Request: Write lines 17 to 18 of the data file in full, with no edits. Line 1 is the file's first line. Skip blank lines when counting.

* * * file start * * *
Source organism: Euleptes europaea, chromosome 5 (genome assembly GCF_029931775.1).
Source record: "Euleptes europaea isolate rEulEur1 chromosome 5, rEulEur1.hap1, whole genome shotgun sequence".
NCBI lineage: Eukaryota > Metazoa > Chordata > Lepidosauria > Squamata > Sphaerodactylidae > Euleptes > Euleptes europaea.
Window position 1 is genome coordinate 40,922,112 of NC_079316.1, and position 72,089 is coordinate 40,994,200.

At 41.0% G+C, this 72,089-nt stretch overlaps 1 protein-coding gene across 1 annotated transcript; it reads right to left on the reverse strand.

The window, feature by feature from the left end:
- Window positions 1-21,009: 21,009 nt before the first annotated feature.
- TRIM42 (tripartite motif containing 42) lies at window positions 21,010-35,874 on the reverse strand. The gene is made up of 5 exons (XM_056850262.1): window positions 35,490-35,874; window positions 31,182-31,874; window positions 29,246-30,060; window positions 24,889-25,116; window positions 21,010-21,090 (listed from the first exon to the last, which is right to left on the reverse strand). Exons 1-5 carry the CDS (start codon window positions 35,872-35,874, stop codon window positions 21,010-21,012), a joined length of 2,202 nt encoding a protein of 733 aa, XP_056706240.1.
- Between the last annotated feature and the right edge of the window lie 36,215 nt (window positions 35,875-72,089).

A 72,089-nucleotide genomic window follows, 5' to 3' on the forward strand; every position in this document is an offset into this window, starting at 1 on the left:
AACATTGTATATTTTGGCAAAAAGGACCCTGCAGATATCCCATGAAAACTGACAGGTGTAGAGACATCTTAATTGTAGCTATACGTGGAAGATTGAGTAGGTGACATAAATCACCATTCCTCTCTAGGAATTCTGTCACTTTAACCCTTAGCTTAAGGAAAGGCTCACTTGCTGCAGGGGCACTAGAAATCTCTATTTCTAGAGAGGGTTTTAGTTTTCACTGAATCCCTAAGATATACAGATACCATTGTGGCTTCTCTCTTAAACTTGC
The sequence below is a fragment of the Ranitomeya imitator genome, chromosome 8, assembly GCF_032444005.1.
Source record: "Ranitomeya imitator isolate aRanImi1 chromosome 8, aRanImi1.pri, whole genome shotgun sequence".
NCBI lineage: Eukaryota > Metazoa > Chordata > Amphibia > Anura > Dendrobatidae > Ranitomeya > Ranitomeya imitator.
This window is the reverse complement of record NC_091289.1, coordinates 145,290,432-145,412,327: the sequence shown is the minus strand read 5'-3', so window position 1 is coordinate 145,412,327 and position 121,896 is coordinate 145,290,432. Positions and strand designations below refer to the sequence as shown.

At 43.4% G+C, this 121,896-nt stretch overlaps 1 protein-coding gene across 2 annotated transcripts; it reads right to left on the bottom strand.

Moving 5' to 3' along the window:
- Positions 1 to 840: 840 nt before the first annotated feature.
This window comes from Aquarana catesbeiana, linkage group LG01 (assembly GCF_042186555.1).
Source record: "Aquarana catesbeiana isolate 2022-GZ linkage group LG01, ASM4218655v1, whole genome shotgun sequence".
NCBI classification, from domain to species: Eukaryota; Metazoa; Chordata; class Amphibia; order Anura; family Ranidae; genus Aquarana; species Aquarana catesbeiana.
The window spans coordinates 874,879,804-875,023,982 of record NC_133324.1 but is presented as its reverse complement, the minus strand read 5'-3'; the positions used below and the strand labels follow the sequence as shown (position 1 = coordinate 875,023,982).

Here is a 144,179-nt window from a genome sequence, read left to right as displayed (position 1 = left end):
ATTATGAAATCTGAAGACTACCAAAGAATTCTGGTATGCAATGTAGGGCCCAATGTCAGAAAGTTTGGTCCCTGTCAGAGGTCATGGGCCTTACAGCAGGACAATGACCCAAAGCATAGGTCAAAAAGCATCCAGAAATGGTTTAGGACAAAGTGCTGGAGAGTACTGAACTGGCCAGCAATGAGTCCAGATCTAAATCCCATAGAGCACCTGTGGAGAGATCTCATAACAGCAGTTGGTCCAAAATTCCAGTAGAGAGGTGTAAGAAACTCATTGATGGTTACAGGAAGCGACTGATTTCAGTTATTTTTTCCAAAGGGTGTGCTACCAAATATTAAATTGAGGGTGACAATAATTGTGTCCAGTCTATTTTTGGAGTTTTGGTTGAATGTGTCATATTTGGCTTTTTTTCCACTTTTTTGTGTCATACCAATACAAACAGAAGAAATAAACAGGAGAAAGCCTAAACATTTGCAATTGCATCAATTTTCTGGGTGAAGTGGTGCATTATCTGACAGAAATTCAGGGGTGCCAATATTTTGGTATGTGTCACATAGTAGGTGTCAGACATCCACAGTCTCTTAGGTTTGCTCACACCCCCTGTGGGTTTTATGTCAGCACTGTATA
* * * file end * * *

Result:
Moving 5' to 3' along the window:
- Positions 1 to 840: 840 nt before the first annotated feature.